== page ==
Funding Released to Expand Efforts in Monitoring Water Resources on Hawai‘i Island
Gov. David Ige recently released $2 million in capital improvement project funds to drill a deep monitor well, or DMW, in South Kohala for the Māhukona aquifer system area, which covers the town of Waimea.
This is part of a Commission on Water Resource Management, CWRM, ongoing effort to monitor the health of aquifers statewide. According to a press release from the Department of Land and Natural Resources, data collected from these wells allows for essential observation of long-term changes in the thickness of an aquifer’s freshwater lens. This provides an indicator of drought conditions and expected impacts on groundwater supplies.
Aquifers provide most of the clean drinking water in Hawai‘i.
There isn’t a DMW in the Waimea Hydrologic Unit and the new well is expected to help water managers ensure sustainable drinking water supplies. There are currently only 13 deep monitor wells statewide.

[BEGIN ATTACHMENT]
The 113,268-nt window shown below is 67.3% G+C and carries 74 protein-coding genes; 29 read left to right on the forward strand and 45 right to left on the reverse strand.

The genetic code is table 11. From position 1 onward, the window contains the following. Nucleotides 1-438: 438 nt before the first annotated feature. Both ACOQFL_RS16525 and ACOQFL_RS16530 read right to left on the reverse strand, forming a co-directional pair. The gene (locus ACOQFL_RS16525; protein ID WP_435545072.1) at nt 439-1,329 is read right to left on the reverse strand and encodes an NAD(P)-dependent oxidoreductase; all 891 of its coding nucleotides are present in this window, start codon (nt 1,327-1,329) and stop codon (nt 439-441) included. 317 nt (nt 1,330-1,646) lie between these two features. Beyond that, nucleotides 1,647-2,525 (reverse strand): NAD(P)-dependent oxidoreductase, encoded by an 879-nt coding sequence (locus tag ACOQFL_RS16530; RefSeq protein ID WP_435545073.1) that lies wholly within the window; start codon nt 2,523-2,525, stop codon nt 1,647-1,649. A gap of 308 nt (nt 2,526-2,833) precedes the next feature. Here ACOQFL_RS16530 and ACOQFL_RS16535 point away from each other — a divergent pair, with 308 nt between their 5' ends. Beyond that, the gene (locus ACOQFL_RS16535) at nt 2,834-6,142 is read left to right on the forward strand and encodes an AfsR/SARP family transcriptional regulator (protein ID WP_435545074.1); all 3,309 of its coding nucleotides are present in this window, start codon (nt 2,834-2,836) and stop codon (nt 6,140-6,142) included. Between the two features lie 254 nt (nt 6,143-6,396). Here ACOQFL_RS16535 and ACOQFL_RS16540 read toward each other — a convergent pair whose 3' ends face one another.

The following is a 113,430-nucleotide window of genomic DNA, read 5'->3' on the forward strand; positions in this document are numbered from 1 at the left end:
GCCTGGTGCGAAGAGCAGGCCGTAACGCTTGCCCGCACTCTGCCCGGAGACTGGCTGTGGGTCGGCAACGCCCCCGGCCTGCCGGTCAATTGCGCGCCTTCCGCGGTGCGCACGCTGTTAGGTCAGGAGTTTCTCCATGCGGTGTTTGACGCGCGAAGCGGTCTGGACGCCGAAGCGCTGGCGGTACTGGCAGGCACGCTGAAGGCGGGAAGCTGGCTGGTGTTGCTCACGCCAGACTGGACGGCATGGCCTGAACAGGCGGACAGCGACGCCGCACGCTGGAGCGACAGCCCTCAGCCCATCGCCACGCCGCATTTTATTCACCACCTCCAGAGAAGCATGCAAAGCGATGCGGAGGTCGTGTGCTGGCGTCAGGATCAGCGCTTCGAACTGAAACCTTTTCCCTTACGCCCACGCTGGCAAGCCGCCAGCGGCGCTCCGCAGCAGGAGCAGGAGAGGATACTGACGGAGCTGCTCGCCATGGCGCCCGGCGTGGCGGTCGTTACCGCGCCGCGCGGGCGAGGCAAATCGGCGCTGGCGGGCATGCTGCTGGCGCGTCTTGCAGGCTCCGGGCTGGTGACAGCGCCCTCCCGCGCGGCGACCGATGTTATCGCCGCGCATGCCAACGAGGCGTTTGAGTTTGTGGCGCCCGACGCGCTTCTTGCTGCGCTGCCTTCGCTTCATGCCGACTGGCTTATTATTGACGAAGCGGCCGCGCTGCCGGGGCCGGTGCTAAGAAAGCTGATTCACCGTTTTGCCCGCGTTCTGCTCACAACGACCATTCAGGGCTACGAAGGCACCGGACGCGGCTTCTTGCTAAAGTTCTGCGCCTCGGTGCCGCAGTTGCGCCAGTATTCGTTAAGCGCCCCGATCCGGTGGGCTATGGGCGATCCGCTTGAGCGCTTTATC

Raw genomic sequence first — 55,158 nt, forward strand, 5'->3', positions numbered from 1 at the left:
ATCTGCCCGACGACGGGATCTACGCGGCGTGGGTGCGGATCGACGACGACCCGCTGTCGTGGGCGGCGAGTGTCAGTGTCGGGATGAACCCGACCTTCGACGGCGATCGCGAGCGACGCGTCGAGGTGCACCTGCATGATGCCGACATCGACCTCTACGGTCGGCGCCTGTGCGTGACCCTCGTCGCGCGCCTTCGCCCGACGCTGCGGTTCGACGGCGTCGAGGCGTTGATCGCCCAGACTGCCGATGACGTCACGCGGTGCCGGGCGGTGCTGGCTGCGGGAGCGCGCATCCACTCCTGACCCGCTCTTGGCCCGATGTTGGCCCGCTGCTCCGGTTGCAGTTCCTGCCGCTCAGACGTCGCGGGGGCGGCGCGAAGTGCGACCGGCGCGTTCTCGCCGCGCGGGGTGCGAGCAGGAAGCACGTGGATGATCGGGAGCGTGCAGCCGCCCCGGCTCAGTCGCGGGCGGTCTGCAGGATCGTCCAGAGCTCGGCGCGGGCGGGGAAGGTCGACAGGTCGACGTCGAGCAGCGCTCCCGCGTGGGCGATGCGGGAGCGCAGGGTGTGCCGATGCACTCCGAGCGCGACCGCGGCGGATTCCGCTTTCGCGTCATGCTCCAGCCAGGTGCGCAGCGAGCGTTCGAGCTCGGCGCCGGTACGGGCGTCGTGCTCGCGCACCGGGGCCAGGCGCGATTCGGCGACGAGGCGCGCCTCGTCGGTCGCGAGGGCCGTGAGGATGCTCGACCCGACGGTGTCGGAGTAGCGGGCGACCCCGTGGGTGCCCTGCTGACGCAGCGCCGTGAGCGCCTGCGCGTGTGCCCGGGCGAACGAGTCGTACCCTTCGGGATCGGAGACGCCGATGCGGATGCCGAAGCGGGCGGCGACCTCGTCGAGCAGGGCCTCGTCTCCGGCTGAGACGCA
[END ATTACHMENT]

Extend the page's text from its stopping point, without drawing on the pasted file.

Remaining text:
“Given concerns about development, the loss of native forests, and other impacts to the sustainable yield in the Waimea area, a DMW is needed to help us observe and assess current and long-term aquifer conditions and changes in water availability,” stated Katie Roth, the CWRM Hydrologic Planning Program Manager. “This is critical to ensuring sustainability of groundwater resources.”
Sen. Lorraine R. Inouye, who represents Hilo, Hāmākua, Kohala, Waimea, Waikōloa, Kona, said the community has been in need of a deep monitor well for quite some time.
Improving the state’s groundwater resource monitoring capability, Inouye added, is crucial to the ability to track the health of the state’s aquifers.
“Projects, such as the Waimea DMW will go a long way in tracking and protecting Waimea’s groundwater resources,” the senator stated.
CWRM Deputy Director Kaleo Manuel said the well will also help monitor data in regards to current and long-term management resources.
The project, which will be handled by the state, is expected to start in March 2023 with design work to be completed by June 2023 and construction of the well within one year.
“By establishing this deep monitoring well in the Waimea aquifer, we are filling a significant data gap,” said State Representative David Tarnas. “With this new deep monitoring well, the water managers at DLNR’s Commission on Water Resource Management can gather the necessary information to be able to manage the use of this aquifer and ensure a sustainable drinking water supply. This is a very positive development for all residents in our region.”